Kanwal Matharu ’13

Written by
Alex Wheatley '16
May 1, 2017

Kanwal Matharu ’13 is the type of person who makes strangers feel like friends. He’s warm and engaging; he listens; he lets you into his world with laughter and stories. Besides making excellent conversation, this skill set is extremely valuable in a global health world that operates in personal connections and trust. In this Spotlight, we talked with Kanwal Matharu about GHP and neuroscience, his love for medicine, and the value of giving back.

Kanwal graduated in 2013 with a degree in Molecular Biology and certificates in Global Health and Health Policy and Neuroscience. Global health and neuroscience were easy choices; the brain had always fascinated him, and the GHP community drew him in. His thesis explored the mammalian neural networks that guide orienting and navigation behavior. Kanwal’s favorite parts of Princeton, however, may have laid outside of the realm of academia. He was heavily involved in campus life; he co-founded the Sikhs of Princeton and Princeton Bhangra student groups, he was a residential college adviser in Forbes College, he was a member of Princeton First Aid and Rescue Squad and the Pace Council on Civic Values. Today, he is a Young Alumni Trustee of the University. All this to say that he loves the community, and sub-communities, within Princeton.

He found family and comfort within the Global Health community and the religious sphere on campus, which was structured around the Office for Religious Life. These two spheres collided in a pivotal trip to South Africa after his sophomore year.

In 2011, Princeton sent a group of students to South Africa to study how different religious groups had come together to overcome apartheid. As part of this journey, the group visited a community center in an area devastated by AIDS. The center had been established by one physician, who visited each month to take care of the elderly home and school. The physician and community center had greatly improved the community’s wellbeing, but still the need for all types of heath care was dire and constant. “Even though the trip was not through GHP, it elucidated a lot of what GHP was trying to teach: the interdisciplinary nature of health care, the need for horizontal structure in health systems, and how much one person can do.”  These lessons followed Kanwal back to Princeton.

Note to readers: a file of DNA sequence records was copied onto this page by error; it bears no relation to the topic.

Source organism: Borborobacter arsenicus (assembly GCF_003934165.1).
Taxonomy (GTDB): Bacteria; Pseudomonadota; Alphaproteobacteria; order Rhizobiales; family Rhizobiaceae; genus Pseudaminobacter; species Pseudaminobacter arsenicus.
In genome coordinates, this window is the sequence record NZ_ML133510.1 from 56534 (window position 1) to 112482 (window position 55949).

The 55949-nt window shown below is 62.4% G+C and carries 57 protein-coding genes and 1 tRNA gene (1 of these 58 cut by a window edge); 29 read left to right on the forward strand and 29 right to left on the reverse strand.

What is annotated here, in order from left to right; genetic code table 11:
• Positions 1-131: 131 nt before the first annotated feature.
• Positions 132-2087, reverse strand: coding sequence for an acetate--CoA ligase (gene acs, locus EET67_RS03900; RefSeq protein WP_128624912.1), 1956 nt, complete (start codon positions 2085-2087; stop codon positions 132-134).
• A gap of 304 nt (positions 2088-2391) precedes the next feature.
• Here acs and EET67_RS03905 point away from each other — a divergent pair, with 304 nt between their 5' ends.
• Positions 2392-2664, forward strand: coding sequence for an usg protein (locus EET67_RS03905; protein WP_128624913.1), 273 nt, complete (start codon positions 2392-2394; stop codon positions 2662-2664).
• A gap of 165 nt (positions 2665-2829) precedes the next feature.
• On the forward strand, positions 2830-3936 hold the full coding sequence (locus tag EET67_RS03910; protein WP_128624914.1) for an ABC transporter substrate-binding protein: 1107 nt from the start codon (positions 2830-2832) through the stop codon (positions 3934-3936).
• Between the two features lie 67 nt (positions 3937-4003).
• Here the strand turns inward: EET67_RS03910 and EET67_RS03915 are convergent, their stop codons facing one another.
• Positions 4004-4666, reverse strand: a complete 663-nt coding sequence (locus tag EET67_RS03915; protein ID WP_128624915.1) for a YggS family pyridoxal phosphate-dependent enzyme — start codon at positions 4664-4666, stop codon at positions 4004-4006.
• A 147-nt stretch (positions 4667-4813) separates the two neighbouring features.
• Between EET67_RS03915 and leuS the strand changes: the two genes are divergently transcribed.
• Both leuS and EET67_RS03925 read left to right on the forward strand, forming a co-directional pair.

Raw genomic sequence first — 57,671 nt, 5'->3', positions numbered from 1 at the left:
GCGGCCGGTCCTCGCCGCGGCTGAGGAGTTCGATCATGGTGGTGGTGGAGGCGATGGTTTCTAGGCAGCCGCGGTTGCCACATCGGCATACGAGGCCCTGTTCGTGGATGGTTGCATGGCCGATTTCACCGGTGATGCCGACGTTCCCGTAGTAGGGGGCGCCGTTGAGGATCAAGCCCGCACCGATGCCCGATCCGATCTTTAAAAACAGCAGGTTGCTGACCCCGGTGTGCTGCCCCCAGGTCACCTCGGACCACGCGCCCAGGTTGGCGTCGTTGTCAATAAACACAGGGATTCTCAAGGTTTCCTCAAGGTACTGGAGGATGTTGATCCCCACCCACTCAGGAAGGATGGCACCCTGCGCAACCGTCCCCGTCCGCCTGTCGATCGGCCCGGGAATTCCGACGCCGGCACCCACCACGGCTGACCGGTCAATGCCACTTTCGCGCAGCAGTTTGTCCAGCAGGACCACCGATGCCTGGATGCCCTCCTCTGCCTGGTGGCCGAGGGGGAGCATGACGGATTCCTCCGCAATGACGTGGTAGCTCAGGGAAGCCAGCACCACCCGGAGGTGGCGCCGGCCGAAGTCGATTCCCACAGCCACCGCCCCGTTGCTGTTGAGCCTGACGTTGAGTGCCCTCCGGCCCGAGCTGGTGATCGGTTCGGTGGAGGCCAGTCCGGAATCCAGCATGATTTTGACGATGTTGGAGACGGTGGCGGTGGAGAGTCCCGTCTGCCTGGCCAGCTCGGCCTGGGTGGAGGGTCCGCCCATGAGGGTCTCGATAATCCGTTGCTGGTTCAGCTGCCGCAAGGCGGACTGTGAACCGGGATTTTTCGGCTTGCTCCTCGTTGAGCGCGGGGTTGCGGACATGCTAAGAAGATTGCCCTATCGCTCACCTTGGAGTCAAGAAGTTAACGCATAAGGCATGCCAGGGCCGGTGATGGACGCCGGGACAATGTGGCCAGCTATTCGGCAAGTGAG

As he took more classes and reflected on this trip, he embraced the moral component of health work: “GHP helped instill in me a sense of morality and ethics,” he said. “That there is a right and wrong and that we should be working for the right with a capital R—it’s a great idea.” Kanwal is driven by a strong moral compass and a desire to give back to his Princeton community, to his religious community, and to the health world at large.

Today, Kanwal is a fourth year medical student at McGovern Medical School in Texas. He will apply for residency in ophthalmology, drawn in by the connections between the eye and the brain. He’s also attracted to the incredible global health opportunities in this field; cataract is the leading cause of blindness worldwide, yet cataract surgery is simple and requires no pre- or post-operation care. “They’ll skewer me for saying this,” he said, “but ophthalmology is one of the few things in international health care that is easy to implement in a vertical intervention.” In a sense, ophthalmology gives you the most impact: a brief procedure can exponentially increase a person’s quality of life. “For me, being selfish, I immediately want to have the gratification of helping someone live a more fulfilling life.” It’s an odd sort of selfish, but it has motivated him to pursue a path that allows him to immediately better the lives of many, as well as work in surgery and build long term relationships with patients (two of his favorite components of medicine).

To end our interview, I asked Kanwal what advice he had for current GHP students. These GHP students may be strangers to him, but he gave this advice for his friends, pondering my question for a few minutes and following up with advice hours after we had hung up the phone. He shared three actions that have helped him to grow and to be happy. First, think “historically deep”; many of the problems we face today have already been debated and sometimes solved. The more we learn about history, the better we can handle today. Second, always ask for feedback on your work; doing so requires humility and a drive to improve, and it allows for personal growth. Lastly, he reminds students to say thank you to the people who help (whether they can help your career or not). In his words, “spreading a little cheer makes everything better.” Kanwal will spread good cheer wherever he goes; for this, we say thank you.